Image: United Nations Building, New York, April 2008
Photo by Jim Lesses

Wednesday, July 15, 2009

Disabled Travellers and Flying

This is the second in an ongoing series of articles by Candy Harrington, examining travel issues as they relate to people with disabilities, particularly in the United States. If you haven’t done so, you may also like to read, Debunking Myths About Accessible Travel.

According to a 2005 study by the Open Doors Organization of Chicago, 84% of disabled travellers said they encountered obstacles when flying; while 82% reported access problems at airports.

Candy Harrington, author of Barrier-Free Travel; A Nuts and Bolts Guide for Wheelers and Slow Walkers, agrees that disabled travellers run into a lot of problems in the air. “I get a fair amount of reader feedback,” says Harrington, “and most of the complaints focus on air travel. Access problems range from deplaning delays and subsequent missed connections, to access obstacles in foreign airports and even cases of denied boarding for disabled passengers.”

For over 20 years, the Air Carrier Access Act (ACAA) has been he law of the land as far as accessible air travel is concerned; and thanks to periodic updates it has evolved to serve the needs of disabled travellers. The most recent revisions (effective May 13, 2009) serve to strengthen the law even more and offer greater protection to disabled travellers. Harrington points out some of these important changes, which will drastically improve the quality of the air travel experience for disabled travellers.

  • The updated law legally extends coverage of the ACAA to all commercial flights to and from the US, including those operated by foreign air carriers. This means that foreign air carriers can no longer deny boarding to disabled passengers on flights to or from the US.
  • Foreign airlines operating flights to or from the US must also ensure that disabled passengers can move through the terminal facilities at foreign airports.
  • The law was edited to require the “prompt” deplaning of disabled passengers. The Department of Transportation (DOT) further defined prompt as “no later than as soon as the other passengers have deplaned.” This means that disabled passengers will no longer be left on planes well after the flight crew has departed.
  • Employees or contractors providing airport wheelchair assistance are now required to make a brief restroom stop (upon request) if the restroom is located along the path of travel to the gate.
  • The law also requires airlines to allow the on-board use of all FAA-approved portable oxygen concentrators, ventilators, respirators and CPAP machines. The DOT placed the burden of testing these devices on the manufacturers, not the airlines.
  • The updated law specifies the dimensions of the on-board wheelchair storage space as being 13 inches by 36 inches by 42 inches. This eliminates ambiguity and will help passengers determine if their assistive device will fit in the limited priority storage area.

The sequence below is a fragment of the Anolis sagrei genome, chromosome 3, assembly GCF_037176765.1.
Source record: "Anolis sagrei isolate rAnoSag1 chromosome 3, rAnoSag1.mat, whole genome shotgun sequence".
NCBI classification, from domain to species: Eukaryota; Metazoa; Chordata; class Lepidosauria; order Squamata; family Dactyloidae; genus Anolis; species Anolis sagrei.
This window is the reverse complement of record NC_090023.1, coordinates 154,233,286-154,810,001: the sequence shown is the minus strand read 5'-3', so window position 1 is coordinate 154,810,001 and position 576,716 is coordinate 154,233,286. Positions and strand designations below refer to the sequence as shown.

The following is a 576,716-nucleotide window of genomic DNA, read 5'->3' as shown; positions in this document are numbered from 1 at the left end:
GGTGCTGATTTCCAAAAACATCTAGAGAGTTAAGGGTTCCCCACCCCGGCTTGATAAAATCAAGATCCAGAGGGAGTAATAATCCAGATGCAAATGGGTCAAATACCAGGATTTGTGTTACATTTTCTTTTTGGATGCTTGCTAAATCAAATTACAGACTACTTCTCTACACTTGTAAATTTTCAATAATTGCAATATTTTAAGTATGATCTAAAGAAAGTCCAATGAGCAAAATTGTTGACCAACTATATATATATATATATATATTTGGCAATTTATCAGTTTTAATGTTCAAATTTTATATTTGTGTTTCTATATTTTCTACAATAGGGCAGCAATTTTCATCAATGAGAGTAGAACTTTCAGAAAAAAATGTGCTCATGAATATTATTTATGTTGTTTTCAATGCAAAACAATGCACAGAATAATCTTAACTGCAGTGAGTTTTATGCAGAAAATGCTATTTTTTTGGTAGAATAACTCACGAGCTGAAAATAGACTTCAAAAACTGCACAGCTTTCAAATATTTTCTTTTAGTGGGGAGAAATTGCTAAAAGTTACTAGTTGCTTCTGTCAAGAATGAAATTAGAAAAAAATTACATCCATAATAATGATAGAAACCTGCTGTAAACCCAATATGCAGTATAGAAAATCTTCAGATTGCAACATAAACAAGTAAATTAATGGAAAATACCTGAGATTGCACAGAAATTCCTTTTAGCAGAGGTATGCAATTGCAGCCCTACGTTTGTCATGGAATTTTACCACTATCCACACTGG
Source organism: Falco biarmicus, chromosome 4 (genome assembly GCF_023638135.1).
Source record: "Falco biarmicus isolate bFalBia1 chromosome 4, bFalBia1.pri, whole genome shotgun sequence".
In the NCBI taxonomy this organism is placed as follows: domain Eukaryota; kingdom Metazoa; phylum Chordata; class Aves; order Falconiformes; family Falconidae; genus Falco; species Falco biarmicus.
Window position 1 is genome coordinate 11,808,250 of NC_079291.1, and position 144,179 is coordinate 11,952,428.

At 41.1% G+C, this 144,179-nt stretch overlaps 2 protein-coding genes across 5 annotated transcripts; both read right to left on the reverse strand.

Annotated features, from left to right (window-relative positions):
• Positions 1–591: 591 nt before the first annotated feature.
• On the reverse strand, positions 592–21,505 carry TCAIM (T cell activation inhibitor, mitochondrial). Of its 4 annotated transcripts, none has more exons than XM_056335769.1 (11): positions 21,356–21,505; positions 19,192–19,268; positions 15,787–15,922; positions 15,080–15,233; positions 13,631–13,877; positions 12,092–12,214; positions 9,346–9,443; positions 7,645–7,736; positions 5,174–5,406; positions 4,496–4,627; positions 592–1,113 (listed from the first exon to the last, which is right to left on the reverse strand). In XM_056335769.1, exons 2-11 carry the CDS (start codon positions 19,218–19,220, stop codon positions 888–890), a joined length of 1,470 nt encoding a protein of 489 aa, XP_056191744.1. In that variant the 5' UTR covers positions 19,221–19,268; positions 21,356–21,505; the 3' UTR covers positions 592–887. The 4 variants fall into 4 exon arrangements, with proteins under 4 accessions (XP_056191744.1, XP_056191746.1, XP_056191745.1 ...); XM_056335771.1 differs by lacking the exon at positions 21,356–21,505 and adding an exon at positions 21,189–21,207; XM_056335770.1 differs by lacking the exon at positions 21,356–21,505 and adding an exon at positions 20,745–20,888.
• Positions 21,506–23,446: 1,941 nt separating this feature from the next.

• If a service animal is unable to fit comfortably at the assigned seat location, the airline must now offer the passenger the opportunity to move to any open seat in the same class, that can safely accommodate the animal.
  • Airline personnel are now required to assist disabled passengers at inaccessible ticket kiosks.
  • Finally, although the new law stopped short of requiring airline websites to be accessible, it requires airlines to offer disabled passengers web-only fares that appear on inaccessible websites, by phone or another accessible reservation method.

Barrier-Free Travel; A Nuts and Bolts Guide for Wheelers and Slow Walkers, is available from your favourite bookstore or at, where Candy also blogs regularly about accessible travel issues.

Image courtesy of Disability Information Website...

Tuesday, July 14, 2009

House Swapping for Families

~ This is the fourth in an occasional series of articles about house swapping your home with another family, thereby making the most of your travel experience in another city or country. The first article was House Swaps: The Practical Way To Go; the second article, House Swapping for Seniors, provided practical advice for that age specific group of travellers; and the third House Swapping for a Better World discussed how this concept can help break down barriers between different nationalities and cultures. These blog entries are sourced from, and used with the permission of the Aussie House Swap website.

While virtually every individual and couple can enjoy lots of advantages through a house swapping (home exchange) holiday, perhaps families stand to benefit most of all.

Think about it.

Firstly, there are the monetary savings to be gained: no accommodation costs; cooking "at home" instead of going out for meals; free use of car; free laundry, clothesline, dryer and DYI ironing.